Columbus Day Storm

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"Nature Guide Journal"

12 October 2002

Meteorological history was made forty years ago today.

October 12th, 1962: The Columbus Day Storm roared through the Pacific Northwest, killing 48 people and causing damage worth almost 6 billion dollars at today's rate.

It was one heck of a wind.

In the broadest sense, winds are caused by differences in atmospheric pressure.  Sun-warmed air (especially near the equator and over land) warms and rises; cooler air moves in to replace it.  Wind is the atmosphere leveling out.

Add the effects of the planet's spin, friction with the surface and with other winds, and smaller-area differences in heating and cooling, and the result is an interactive, three-dimensional complex of air movement.

Applying the Beaufort scale, the standardized scale of wind force, a "storm" has winds of 64-73 miles per hour.  ("Strong gales" and "whole gales," with wind speeds of 47-54 mph and 55-63 mph, would probably be considered "stormy" by most people.)

A cyclone is a storm that rotates around a calmer eye.  Cyclones rotate counter-clockwise in the northern hemisphere, clockwise in the southern hemisphere.  Large scale cyclones with winds over 73 mph are classified as either hurricanes or typhoons:  hurricanes arise over the Atlantic Ocean; typhoons arise over the Pacific Ocean.

During the Columbus Day Storm, many weather stations in Oregon reported wind gusts over 100 mph.  Although the official top wind speed in North Bend was 81 mph, Newport clocked gusts up to 138 mph before the equipment failed.

Our region often receives topically-spawned storms.  What made this cyclone so severe?

Typhoon Frieda developed in the tropical western Pacific about the third of October of that year.  The storm weakened a bit as it moved east and north over cooler waters, then continued traveling east toward central California.  According to a summary of government reports in The Oregonian (9 October 2002), Typhoon Frieda veered north around a very cold air mass that was moving south from the Gulf of Alaska.  Frieda gained momentum as it was pulled around the cold air, peaking in speed as it slammed into the coast.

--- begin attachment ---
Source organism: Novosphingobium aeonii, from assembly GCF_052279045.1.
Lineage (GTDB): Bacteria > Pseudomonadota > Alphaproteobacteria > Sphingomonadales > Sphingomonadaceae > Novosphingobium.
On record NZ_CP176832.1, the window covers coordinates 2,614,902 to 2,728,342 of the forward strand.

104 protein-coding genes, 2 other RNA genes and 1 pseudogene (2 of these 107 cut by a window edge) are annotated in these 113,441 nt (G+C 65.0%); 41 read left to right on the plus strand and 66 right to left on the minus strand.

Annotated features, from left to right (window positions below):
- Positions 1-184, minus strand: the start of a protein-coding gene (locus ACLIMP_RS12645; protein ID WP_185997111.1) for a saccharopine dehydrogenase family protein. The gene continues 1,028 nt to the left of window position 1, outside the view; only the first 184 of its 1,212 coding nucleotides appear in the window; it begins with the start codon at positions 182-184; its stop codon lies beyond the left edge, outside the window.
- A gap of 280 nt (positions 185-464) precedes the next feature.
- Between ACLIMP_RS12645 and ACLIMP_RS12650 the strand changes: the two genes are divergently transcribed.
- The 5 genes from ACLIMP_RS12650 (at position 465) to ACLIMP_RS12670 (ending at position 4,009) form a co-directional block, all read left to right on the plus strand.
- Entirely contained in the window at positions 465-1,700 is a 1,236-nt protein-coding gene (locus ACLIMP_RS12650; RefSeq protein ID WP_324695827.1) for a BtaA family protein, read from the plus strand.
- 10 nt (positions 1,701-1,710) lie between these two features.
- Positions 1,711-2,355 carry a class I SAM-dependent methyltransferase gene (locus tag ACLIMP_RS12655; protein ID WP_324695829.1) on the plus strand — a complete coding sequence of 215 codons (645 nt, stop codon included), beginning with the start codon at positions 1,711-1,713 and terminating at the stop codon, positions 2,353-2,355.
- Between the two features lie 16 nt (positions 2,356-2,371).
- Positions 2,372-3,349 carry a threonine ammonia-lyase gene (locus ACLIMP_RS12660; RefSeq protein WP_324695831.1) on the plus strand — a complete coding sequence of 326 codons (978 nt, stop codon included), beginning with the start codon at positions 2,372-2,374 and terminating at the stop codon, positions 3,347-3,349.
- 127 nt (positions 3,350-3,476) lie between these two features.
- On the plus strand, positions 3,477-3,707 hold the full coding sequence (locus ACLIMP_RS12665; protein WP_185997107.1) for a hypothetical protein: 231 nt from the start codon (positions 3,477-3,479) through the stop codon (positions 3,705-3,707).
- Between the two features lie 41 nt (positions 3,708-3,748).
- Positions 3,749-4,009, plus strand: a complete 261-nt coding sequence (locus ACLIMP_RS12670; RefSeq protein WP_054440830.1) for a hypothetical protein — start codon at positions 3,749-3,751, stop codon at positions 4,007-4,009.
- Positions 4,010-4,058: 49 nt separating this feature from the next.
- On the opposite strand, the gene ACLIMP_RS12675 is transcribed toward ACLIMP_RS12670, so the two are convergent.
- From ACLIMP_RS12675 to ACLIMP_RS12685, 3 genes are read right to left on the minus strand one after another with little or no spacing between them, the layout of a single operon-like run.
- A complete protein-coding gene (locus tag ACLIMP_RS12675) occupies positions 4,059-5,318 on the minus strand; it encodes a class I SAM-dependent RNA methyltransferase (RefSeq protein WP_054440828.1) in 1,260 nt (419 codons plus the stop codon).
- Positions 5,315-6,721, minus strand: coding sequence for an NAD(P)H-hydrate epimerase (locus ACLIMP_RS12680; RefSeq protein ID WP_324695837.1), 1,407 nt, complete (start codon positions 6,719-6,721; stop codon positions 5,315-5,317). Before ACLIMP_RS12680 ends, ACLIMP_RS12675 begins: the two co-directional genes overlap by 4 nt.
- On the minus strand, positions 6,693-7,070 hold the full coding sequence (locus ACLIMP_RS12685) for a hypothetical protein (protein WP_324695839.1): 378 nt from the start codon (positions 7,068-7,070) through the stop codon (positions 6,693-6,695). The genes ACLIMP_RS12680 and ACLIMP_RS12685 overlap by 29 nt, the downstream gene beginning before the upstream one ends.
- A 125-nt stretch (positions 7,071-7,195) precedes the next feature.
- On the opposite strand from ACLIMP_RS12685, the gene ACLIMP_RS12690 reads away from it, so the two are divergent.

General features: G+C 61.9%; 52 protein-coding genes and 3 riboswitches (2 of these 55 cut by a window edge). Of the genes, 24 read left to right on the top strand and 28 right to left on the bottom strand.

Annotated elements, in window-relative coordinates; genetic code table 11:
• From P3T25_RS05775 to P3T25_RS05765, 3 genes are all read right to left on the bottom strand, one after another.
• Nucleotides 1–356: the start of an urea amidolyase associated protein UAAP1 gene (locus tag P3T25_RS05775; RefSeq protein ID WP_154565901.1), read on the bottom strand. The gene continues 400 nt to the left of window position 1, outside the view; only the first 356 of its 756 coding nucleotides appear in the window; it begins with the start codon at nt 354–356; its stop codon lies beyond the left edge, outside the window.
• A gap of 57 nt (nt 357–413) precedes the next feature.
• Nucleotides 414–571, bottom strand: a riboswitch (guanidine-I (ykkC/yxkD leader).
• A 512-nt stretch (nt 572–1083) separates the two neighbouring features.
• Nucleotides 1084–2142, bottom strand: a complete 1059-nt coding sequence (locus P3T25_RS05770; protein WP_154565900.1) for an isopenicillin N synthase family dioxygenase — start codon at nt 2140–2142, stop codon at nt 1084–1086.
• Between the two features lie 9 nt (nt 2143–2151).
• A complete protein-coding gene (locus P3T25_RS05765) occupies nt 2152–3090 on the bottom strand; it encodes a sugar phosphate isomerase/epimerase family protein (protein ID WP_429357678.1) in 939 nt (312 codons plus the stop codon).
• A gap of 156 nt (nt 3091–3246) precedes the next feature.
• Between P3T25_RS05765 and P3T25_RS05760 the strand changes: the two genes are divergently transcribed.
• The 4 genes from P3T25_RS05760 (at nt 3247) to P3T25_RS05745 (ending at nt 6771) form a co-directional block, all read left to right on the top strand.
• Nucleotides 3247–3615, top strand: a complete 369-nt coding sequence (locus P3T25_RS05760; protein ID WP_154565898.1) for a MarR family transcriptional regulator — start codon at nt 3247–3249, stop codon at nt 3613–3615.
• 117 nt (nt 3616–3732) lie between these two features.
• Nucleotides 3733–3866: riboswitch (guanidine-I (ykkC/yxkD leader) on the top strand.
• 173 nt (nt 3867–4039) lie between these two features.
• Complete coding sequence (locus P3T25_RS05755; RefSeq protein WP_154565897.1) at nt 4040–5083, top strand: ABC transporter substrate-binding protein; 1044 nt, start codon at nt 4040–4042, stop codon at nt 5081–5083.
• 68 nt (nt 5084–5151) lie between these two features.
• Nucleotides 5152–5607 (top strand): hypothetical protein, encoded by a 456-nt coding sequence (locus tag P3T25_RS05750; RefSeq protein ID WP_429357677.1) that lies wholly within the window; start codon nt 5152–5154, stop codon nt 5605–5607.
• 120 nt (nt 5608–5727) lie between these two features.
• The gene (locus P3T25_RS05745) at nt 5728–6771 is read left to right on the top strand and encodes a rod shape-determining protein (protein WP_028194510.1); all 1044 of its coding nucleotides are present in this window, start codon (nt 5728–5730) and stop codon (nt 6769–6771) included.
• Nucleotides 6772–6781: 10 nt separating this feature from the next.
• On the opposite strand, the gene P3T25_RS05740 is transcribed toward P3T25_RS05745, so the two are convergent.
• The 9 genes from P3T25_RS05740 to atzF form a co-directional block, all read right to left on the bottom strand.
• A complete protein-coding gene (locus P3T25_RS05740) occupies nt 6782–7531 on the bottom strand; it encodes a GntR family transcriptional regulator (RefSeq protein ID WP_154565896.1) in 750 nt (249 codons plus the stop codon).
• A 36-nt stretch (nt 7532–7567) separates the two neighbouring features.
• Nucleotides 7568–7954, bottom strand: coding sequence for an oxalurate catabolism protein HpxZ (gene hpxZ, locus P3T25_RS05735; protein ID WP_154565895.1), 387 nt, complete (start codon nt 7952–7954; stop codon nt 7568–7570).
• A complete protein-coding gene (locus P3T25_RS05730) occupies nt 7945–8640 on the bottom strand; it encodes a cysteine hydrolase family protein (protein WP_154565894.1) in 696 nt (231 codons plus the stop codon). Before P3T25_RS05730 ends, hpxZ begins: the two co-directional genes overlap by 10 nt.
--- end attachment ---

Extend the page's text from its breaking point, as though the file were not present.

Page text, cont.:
When Typhoon Frieda made landfall at Cape Blanco, it had sustained winds of 150 mph and was producing gusts up to 179 mph.

I lived in the Willamette Valley during the 1960s; during the Columbus Day Storm we lived not far from the Air Force Base, Camp Adair, north of Corvallis (where wind gusts reached 127 mph).

I remember a shift of wind direction after the calm eye passed over, likely exacerbating the damage.  To lessen the strain on the house, my folks opened the windows on the lee side—first on the north, then on the south.

We watched huge oak limbs traveling parallel to the ground as the house shook and rumbled, but remained unscathed.  I later saw sheets of metal from a neighbor's new livestock barn dispersed over the countryside, caught in distant fences.

Many Oregonians were without electrical power; in some areas the power was out for weeks.  Neighbors helped one another, downed trees were cut up, buildings repaired.  And people swapped stories for years.

Not surprisingly, the National Weather Service (NWS, NOAA) considers the Columbus Day Storm "the benchmark of all Pacific Coast windstorms, against which all others are compared."  (http://www.wrh.noaa.gov/Portland/columbusday.html)

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Visit our pages on related topics:  

7 February 2002 storm

thunderstorms

regional climate

climate effects

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For more information, visit the NOAA website on the Columbus Day Storm.

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